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1941: Mass Murder
 pg. 241 
Jews of Kovno, Lithuania, move into the ghetto that was established on the third day of the German campaign against the Soviet Union. The rapidly issued orders to relocate created havoc among the Jews of Kovno. The man in this photo is pulling a disassembled wardrobe that he hoped to set up in his new residence. The limited space in the ghetto houses, however, would compel him and other ghetto inhabitants to hang their clothes from nails.
Photo: George Kadish / United States Holocaust Memorial Museum Photo Archive
Pictured is a compilation of German regulations for the Kovno (Lithuania) Ghetto. The cover of this volume is adorned with the statue of justice holding a scale. The Hebrew title expresses the sardonic Jewish reaction to life under the Nazis: "These are the laws--German style."
Photo: Avraham Tory / United States Holocaust Memorial Museum Photo Archive
Elchanan Elkes

Elchanan Elkes, head of Kovno (Lithuania) Ghetto's Jewish Council, was unlike other ghetto council heads. A Lithuanian physician, Elkes was not a dictatorial leader, but rather an exemplary figure of high moral standards who served his community with integrity and selfless dedication.

Elkes left the day-to-day running of ghetto affairs to his deputy. His main function was to intercede with German authorities, who respected him. He worked tirelessly to persuade them to soften harsh decrees. Elkes created work for ghetto residents, and encouraged underground activity that helped many escape to nearby forests.

During the ghetto's final days, Elkes desperately tried to convince the SS to spare the surviving Jews, warning them of accountability for their crimes. Unable to halt the murder of the ghetto's population, Elkes wrote: "My soul is scorched. I am naked and empty." Elkes was deported to the Landsberg concentration camp, where he died in 1944.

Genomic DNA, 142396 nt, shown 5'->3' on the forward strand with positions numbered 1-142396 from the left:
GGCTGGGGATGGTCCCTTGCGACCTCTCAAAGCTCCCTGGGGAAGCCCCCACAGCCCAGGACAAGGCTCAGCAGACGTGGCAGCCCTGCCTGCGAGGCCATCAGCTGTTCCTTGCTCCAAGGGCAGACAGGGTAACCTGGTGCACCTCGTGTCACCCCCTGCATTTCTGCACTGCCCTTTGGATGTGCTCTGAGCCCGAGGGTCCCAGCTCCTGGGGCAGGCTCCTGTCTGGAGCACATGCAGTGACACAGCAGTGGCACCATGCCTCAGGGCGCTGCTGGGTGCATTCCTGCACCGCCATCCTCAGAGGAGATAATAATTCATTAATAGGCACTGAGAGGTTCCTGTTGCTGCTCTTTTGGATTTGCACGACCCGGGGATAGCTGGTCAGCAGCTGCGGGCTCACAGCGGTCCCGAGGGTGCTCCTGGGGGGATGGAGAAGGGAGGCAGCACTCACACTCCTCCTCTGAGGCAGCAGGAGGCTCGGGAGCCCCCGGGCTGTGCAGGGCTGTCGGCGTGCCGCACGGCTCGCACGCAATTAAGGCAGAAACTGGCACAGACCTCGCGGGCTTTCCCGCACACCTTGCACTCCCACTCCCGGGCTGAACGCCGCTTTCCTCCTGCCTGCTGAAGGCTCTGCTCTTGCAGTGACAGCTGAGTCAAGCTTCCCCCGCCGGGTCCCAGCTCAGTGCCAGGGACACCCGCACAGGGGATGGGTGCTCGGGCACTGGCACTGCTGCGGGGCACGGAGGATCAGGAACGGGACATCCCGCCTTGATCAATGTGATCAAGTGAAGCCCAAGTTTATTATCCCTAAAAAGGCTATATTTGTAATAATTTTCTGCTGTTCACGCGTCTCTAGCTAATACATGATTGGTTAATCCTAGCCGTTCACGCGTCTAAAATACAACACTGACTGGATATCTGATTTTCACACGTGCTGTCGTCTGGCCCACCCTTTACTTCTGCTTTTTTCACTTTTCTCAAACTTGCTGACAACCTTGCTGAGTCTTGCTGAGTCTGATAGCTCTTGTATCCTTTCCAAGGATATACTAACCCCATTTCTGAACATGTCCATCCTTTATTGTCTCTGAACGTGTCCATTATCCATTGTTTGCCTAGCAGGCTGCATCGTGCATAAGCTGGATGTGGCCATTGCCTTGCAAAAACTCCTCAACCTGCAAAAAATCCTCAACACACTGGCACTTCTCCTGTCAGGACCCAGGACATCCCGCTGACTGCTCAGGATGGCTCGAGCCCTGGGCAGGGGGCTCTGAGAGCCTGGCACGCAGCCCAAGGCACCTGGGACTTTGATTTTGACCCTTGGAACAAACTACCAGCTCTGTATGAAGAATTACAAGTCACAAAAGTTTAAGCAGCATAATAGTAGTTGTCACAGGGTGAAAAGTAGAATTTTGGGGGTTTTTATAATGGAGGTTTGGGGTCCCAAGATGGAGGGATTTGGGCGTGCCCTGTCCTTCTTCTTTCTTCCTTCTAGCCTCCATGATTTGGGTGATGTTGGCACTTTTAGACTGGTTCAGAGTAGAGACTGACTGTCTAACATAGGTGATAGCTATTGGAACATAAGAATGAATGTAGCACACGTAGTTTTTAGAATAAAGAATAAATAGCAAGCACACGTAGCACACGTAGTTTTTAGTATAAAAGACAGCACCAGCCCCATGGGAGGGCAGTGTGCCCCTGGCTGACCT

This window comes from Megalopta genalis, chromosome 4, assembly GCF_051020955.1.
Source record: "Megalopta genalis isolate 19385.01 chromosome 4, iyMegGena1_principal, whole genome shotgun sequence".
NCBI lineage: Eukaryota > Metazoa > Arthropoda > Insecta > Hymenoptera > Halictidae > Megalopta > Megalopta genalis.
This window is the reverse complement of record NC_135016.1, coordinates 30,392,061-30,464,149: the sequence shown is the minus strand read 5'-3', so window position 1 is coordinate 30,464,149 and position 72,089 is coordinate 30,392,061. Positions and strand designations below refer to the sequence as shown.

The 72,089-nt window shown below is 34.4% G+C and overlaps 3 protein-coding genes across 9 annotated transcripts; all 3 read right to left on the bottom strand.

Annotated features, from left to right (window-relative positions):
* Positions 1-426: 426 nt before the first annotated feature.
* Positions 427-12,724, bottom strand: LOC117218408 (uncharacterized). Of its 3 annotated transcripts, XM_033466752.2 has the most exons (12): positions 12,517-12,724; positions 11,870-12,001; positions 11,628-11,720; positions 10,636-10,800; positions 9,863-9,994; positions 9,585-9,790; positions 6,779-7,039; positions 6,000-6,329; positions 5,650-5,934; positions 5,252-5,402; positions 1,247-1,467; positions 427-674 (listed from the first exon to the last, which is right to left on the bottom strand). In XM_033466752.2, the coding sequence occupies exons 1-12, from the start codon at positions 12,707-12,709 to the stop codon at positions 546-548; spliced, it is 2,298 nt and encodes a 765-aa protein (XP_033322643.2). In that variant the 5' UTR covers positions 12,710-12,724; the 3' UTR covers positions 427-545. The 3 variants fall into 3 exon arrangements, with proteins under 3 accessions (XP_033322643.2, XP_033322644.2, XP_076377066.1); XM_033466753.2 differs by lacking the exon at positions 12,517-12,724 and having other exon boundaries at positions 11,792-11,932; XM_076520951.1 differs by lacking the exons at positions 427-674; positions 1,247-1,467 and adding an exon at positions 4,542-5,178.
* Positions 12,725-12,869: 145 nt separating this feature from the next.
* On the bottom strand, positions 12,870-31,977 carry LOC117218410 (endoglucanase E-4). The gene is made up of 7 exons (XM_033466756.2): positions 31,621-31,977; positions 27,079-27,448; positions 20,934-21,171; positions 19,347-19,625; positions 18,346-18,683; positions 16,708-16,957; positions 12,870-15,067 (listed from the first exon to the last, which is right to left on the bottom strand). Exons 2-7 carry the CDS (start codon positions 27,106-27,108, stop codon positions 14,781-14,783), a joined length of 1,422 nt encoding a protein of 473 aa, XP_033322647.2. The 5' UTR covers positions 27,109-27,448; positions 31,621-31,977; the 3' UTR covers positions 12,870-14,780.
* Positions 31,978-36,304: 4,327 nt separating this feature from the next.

July 1941: In the Bialystok region of Poland, Nazis murder 300 members of the Jewish intelligentsia.
 July 1941: German killing squads begin to murder Jews remaining in Kishinev, Romania.
 July 1941: The Hungarian government undertakes a mass roundup of almost 18,000 Jewish refugees for deportation to Kamenets-Podolski, Ukraine.
 July 1941: Twenty-two-year-old Jew Haya Dzienciolski finds a pistol, leaves Novogrudok, Ukraine, and helps to organize a group of young partisans in nearby forests.
 July 1, 1941: One hundred Jews are murdered at Lyakhovichi, Belorussia.
 July 1, 1941: Hundreds of Jews are killed at Plunge, Lithuania.
 July 1-3, 1941: After Germans and Ukrainians spread a rumor that Jews had contributed to the execution of Ukrainian political prisoners, rioting erupts in Lvov, Ukraine. Hundreds of Jews are exterminated by the Nachtigall battalion, a Ukrainian militia directed by the Gestapo.
 July 1-3, 1941: In the Ukrainian town of Koritz, Nazi troops murder Jews and prepare three burial pits, one each for men, women, and children. For sport, a man's corpse is propped atop one of the pits, in which some Jews have been buried alive.
1941: Mass Murder
 pg. 241 
The Holocaust Chronicle
© 2009 Publications International, Ltd.